Currency of the Siege of Lyon|
September 16, 2013
The French Revolution was never a clean cut affair, no matter the impression given by some history books and Wikipedia. Counter-revolutions took place in numerous parts of the country. Many resulted in issues of paper currency. Two scarce items connected with the Siege of Lyon were sold in Archives International April sale. Another is being offered by Spink in its October sale.
The siege took place between Aug. 9 and Oct. 9, 1793. At the time Lyon was the only French city other than Paris to have a population greater than 100,000. It was the country’s leading financial center.
Following the revolutionary upheaval in Paris, the politics of Lyon split around a middle.
Between 1790 and 1793 people’s revolutionary groups vied with the royalist establishment for control of the city. But Lyon was also home to a large, middle-of-the-road group who enjoyed substantial support. They were anti-monarchy and supportive of the revolution, but wanted no part of the extremist developments in Paris. Such a moderate attitude was to see then condemned outright in the eyes of the fanatical, Paris-based Committee of Public Safety.
In mid-1793 a section of the French army was diverted from a campaign in Savoy to bring all Lyonnais to heel and ensure central government authority alone prevailed in the city. They arrived on Aug. 9 and set up camp outside the town, gradually sealing it off from the rest of France.
On Aug. 21 a high-level delegation arrived from Paris led by Georges Couthon, an associate of Robespierre and a member of the Committee of Public Safety. The next day the army began bombardment of the town. This continued throughout the following month. The defense of the city was led by Louis François Perrin, Count of Précy, who had been a colonel in the Garde Constitutionnelle du Roi.
During the siege the municipal authorities produced necessity paper monies for a semblance of normal life to continue in a city under fire. The notes demonstrated their republican sympathies in declaring they were backed by assignats such as the 400 livres (P-A73), the largest denomination currently produced by the new Republique Français.
Four denominations are known: 25 sous (P-S301), 50 sous (P-S302), five livres (P-S303) and 20 livres (P-S304). All were produced in August 1793. All are printed uniface on heavy off-white paper. All have ornamental black borders differing in design complexity and decorated with flowers, fleur-de-lis and/or diamonds. The denomination is shown in the center of upper border of the 50 sous.
All carry the heading SIEGE DE LYON. Both the 25 and 50 sous notes state: Bon pour [VINGT-CINQ or CINQUANTE] Sous [Good for …. sous] along with the exchange clause: A rembourser en Assignats de [25 or 50] liv. a 400 liv. [Redeemable in assignats of 25 or 50 to 400 livres].
The livres notes carry the phrase Subvention Civique [Municipal fund] plus their exchange clause: A échanger par somme de 400 livres contre Assignats [Redeemable in an amount of 400 livres in Assignats].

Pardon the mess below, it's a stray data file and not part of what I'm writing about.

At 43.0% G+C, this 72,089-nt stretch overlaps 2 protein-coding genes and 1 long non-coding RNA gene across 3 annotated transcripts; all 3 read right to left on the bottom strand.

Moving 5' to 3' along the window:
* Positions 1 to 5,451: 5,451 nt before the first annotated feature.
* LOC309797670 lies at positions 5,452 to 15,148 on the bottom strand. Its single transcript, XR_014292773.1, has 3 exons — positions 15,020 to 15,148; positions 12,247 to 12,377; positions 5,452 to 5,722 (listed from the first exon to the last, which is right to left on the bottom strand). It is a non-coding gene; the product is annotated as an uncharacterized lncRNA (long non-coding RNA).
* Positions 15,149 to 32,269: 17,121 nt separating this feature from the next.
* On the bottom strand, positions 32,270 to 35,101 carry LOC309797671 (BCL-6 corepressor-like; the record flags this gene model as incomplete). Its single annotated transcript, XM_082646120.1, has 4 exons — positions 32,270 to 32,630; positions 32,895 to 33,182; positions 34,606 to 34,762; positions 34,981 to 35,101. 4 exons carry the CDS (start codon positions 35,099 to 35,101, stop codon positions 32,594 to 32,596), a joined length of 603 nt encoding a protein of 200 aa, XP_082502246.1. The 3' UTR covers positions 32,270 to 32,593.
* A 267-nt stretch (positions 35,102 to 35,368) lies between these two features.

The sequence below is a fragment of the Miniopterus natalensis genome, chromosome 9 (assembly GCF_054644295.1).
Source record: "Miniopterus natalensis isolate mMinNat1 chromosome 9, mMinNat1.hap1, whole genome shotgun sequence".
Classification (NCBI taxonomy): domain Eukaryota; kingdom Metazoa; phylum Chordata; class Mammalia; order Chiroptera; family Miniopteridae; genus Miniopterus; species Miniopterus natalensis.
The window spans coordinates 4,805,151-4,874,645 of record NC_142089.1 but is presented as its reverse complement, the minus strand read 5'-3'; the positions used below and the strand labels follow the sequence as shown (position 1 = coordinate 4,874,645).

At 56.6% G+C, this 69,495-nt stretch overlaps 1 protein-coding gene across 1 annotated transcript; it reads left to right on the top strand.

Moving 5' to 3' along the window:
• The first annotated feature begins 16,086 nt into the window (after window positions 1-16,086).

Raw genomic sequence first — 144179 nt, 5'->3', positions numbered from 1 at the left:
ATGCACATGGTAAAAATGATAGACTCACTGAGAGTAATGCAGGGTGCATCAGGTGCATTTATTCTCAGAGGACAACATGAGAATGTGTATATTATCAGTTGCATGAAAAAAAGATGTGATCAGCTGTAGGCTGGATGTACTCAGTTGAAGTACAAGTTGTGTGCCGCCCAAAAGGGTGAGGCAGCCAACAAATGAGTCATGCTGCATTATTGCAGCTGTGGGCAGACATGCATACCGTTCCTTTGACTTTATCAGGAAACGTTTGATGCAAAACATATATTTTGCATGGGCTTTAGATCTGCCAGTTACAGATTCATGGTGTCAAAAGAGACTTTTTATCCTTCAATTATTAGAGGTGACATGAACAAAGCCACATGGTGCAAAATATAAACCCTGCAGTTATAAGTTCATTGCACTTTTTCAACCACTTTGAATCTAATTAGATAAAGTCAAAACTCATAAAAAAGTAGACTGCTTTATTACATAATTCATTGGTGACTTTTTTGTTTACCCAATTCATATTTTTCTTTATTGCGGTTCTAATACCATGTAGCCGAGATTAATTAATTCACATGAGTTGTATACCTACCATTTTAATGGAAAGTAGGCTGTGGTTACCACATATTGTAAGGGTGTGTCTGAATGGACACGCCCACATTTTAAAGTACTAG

The five and 20 livres notes were printed on paper that had been manufactured for Caisse Patriotique de Lyon [Patriotic Bank of Lyon]. This paper bore a fleur-de-lis watermark in the lower right corner. When the note was canceled by clipping this corner, the watermark was removed. The Standard Catalog of World Paper Money notes just one unclipped note is known extant and hence should bear this watermark.
In addition each sheet of paper used to print the 20 livres notes carried the watermark Caisse Patriotique de Lyon. When the notes were cut from the sheet each carried either the partial watermark Patriotique, or de Lyon, or Caisse.
The 25 and 50 sous and five livres notes have a single signature with more than one individual signing; the 20 livres notes have two: Choppin and Quittous.
All notes carry an impressed stamp whose device displays at its center a fasces bound about a pole bearing a Phrygian liberty cap. Banners flank either side. Below are conventional heraldic trophies: cannon and cannon balls. All are customary republican symbols.
Readers who feel they have seen a similar seal may want to check out that of the United States Department of the Army or its predecessor, the United States Department of War. Apart from a wreath, the design is also akin to that used by The Republic of Haiti. The one striking difference is the legend on the notes’ stamp: LYON ASSIEGE.
One such seal appears on 25 and 50 sous and five livres issues, but two on the 20 livres. The five and 20 livres notes were hand numbered. The sous notes were not.
Gradually bombardment wore the city down; its strategic forts were laid waste or captured. On Oct. 3, 1793, Couthon called upon the Lyonnais to surrender with a truce observed until Oct. 7.
Discussions were held between city representatives and Couthon’s delegation, despite opposition from Précy. When it looked like the civil authorities were about to surrender October Précy escaped to Switzerland on Oct. 9. The city surrendered shortly afterward.
On Oct. 11 destruction of the city walls commenced. On Oct. 12 a decree proclaimed that the city’s name would be changed to Ville-Affranchie [Liberated City]. All properties belonging to wealthy citizens were to be demolished. A commemorative column was to be erected on the ruins carrying the inscription: Lyon fit la guerre à la liberté: Lyon n’est plus [Lyon made war on liberty: Lyon is no more.] In the event just 50 of 600 houses slated for demolition were destroyed.
However, various government ‘commissions’ administered retributive justice. The first off the block ordered the shooting of 106 rebels who had served under Précy. A second had a further 79 guillotined. These methods proved rather slow and in early December firstly 60 and then a further 208 were killed using canons loaded with grapeshot. All told, 1,684 were executed in one way or another.
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